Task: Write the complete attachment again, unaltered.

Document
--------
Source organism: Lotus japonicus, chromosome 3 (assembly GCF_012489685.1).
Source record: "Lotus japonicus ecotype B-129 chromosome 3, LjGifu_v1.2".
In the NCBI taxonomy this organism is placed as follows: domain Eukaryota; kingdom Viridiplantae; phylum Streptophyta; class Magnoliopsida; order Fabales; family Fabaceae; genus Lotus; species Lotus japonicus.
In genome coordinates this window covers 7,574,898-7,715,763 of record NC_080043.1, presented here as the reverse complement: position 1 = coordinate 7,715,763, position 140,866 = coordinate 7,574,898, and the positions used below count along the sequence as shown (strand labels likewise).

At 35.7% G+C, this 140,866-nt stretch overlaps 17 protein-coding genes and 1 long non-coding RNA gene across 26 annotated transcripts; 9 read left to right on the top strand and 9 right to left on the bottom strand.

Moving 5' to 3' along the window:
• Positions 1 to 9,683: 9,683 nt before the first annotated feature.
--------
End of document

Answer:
Source organism: Lotus japonicus, chromosome 3 (assembly GCF_012489685.1).
Source record: "Lotus japonicus ecotype B-129 chromosome 3, LjGifu_v1.2".
In the NCBI taxonomy this organism is placed as follows: domain Eukaryota; kingdom Viridiplantae; phylum Streptophyta; class Magnoliopsida; order Fabales; family Fabaceae; genus Lotus; species Lotus japonicus.
In genome coordinates this window covers 7,574,898-7,715,763 of record NC_080043.1, presented here as the reverse complement: position 1 = coordinate 7,715,763, position 140,866 = coordinate 7,574,898, and the positions used below count along the sequence as shown (strand labels likewise).

At 35.7% G+C, this 140,866-nt stretch overlaps 17 protein-coding genes and 1 long non-coding RNA gene across 26 annotated transcripts; 9 read left to right on the top strand and 9 right to left on the bottom strand.

Moving 5' to 3' along the window:
• Positions 1 to 9,683: 9,683 nt before the first annotated feature.